School Based Youth Services “is a vital program that serves tens of thousands of students in all corners of our state” with services ranging from “mental health counseling, employment counseling, substance abuse education and prevention…and pregnancy prevention,” according to the Sept. 30 letter signed by the Republicans from Ocean County: state Sens. Robert Singer and James Holzapfel and Assemblymen Sean T. Kean, Gregory McGuckin, John Catalano and Edward Thomson.

“Please be advised we will not support elimination of the funding for (the program) in the FY 2024 state budget and we will urge our colleagues to adopt the same position,” the letter said.

Janel Gonzales, director of the School-Based Youth Services program at Pinelands Regional High School, said the community has come to rely on the many services she and her staff of six have provided to the community. She, too, doesn’t understand why successful programs like hers can’t survive.

“What sets School-Based apart is there are no financial barriers, no transportation barriers -- we are at a safe spot for kids and families,” Gonzales said. “If something is happening with a child, they don’t have to make a phone call to a hub and gets someone out. It’s immediate. There are meaningful connections day in and out.”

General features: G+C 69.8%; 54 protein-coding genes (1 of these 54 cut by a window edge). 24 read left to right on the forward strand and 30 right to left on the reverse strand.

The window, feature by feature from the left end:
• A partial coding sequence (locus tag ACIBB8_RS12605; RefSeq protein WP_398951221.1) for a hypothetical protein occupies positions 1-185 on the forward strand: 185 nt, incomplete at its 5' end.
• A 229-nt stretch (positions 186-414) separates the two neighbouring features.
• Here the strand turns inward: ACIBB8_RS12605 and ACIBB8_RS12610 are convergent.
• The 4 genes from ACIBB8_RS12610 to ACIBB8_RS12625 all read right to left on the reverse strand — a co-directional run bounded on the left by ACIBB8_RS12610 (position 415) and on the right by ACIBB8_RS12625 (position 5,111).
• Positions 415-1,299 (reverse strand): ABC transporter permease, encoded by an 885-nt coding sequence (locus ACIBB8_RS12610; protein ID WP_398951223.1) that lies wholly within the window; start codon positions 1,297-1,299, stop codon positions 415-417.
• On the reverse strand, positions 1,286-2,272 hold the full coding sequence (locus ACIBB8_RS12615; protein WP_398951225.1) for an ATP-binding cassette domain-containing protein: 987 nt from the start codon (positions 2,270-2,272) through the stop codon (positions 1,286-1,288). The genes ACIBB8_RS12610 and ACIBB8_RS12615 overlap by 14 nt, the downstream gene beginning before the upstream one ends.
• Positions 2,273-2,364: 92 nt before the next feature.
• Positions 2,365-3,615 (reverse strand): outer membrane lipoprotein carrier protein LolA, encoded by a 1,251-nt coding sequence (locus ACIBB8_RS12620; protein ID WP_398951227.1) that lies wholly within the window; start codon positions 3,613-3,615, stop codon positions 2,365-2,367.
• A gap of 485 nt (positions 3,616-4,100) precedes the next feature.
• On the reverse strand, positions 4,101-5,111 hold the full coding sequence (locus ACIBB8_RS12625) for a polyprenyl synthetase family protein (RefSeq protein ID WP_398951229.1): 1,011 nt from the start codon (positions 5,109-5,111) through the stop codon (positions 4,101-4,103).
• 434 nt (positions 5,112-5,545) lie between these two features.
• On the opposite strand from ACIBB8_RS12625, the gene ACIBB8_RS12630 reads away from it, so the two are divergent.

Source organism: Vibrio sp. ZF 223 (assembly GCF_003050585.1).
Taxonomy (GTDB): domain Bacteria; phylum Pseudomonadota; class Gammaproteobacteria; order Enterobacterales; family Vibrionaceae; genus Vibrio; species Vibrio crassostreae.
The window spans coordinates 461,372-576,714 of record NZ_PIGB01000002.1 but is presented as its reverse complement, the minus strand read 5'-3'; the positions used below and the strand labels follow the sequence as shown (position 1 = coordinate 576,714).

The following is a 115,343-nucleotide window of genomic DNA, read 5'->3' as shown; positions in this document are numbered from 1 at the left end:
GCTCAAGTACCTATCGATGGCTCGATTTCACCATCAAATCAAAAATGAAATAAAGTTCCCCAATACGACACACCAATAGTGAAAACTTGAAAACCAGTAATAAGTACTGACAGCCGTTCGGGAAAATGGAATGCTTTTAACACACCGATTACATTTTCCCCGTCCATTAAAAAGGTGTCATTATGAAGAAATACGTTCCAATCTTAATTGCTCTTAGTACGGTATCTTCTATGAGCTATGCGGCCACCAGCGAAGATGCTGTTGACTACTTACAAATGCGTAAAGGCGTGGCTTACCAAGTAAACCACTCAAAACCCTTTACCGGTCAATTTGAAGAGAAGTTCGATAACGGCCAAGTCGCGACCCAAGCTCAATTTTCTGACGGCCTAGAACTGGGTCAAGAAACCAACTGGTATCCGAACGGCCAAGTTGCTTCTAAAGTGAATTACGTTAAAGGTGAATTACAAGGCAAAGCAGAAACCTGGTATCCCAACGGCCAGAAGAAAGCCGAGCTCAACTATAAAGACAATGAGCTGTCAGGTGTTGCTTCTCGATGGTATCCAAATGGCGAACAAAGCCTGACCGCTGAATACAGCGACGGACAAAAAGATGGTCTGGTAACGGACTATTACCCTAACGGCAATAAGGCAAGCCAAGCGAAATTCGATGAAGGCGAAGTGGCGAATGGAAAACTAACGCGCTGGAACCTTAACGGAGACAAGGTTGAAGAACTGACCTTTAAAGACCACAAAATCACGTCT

“Other schools are deserving of having additional supportive services,” Gonzales added. “But to just dismantle these programs that have served these communities up until this point is not fair and it is not just.”

The Department of Children and Families already oversees the child welfare system, the Division of Child Protection and Permanancy, as well as the Children’s System of Care, a managed care network of mental health services paid for through Medicaid.

The state has allotted a two-week comment period on the plan. Written responses may be emailed here.